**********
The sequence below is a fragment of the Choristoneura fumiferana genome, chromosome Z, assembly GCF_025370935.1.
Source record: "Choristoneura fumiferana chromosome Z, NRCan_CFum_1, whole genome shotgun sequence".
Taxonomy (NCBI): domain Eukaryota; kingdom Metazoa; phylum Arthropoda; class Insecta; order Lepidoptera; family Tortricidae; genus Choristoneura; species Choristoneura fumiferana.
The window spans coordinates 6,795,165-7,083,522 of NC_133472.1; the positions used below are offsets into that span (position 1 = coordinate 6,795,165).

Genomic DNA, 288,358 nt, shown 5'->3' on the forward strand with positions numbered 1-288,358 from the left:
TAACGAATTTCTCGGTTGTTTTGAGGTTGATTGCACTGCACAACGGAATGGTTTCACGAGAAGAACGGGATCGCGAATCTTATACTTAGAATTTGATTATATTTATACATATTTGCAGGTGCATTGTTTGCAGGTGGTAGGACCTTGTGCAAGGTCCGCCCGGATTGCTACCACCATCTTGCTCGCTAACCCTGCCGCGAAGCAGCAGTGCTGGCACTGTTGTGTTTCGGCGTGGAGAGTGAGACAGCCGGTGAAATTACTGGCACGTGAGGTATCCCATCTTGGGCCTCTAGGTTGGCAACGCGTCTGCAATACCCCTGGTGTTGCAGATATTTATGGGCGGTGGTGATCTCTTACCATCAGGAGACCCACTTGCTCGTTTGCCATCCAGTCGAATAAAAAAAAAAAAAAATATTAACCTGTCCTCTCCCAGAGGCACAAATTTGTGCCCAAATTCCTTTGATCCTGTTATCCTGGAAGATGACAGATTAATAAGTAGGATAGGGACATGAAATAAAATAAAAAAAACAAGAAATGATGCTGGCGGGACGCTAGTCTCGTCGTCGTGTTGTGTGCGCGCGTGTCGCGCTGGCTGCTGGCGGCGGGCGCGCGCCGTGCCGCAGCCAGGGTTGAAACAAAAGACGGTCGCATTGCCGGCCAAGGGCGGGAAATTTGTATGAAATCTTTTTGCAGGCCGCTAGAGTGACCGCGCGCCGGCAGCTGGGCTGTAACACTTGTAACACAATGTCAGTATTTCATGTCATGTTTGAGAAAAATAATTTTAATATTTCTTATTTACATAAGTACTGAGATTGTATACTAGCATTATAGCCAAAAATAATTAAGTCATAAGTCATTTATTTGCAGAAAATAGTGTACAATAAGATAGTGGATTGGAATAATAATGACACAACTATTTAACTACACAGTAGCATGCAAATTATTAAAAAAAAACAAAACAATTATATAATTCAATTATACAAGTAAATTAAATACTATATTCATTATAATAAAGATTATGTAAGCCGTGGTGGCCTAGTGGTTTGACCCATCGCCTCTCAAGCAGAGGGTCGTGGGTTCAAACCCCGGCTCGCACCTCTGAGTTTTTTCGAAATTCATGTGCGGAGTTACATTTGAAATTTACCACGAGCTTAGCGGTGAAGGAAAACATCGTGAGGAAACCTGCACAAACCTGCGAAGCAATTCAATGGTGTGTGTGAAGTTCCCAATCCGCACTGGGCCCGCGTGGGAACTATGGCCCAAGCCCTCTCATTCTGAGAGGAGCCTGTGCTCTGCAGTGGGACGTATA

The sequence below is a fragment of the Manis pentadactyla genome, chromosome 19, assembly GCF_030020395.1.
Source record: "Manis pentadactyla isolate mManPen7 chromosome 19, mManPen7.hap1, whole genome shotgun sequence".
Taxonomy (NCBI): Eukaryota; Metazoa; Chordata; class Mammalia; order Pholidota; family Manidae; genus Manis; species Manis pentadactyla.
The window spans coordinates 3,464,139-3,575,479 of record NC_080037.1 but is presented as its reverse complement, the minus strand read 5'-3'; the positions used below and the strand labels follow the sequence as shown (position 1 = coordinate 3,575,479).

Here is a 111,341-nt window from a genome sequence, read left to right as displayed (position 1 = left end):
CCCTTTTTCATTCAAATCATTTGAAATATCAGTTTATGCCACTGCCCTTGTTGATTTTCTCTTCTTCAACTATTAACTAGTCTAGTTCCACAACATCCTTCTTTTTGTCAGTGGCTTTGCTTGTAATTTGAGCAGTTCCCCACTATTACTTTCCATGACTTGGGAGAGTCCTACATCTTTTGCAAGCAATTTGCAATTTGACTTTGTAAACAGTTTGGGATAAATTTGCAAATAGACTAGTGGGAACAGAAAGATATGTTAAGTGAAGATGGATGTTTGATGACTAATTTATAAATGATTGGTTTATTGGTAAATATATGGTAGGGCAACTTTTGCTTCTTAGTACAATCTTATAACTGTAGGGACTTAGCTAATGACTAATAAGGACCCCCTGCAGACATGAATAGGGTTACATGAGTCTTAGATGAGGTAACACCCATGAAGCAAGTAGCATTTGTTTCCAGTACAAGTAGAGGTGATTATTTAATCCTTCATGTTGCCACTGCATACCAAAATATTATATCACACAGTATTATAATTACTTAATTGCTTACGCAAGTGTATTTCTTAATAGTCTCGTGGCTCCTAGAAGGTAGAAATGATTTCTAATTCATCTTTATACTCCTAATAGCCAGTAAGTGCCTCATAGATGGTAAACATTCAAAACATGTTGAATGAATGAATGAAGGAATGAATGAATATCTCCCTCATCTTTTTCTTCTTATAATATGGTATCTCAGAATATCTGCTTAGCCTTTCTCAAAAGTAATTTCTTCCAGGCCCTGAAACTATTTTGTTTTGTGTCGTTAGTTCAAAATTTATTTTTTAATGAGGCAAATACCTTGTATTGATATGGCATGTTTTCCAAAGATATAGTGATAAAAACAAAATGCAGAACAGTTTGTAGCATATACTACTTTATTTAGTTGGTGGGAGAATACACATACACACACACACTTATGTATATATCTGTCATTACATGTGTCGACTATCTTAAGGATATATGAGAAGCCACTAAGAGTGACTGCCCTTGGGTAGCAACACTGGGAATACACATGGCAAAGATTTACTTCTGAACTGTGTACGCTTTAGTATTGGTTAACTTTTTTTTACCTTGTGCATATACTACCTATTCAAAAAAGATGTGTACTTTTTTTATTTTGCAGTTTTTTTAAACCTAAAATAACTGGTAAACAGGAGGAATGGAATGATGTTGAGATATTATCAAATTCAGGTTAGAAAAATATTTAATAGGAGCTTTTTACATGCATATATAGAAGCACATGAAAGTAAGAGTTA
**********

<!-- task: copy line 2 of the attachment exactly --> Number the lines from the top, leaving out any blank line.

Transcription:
Source record: "Choristoneura fumiferana chromosome Z, NRCan_CFum_1, whole genome shotgun sequence".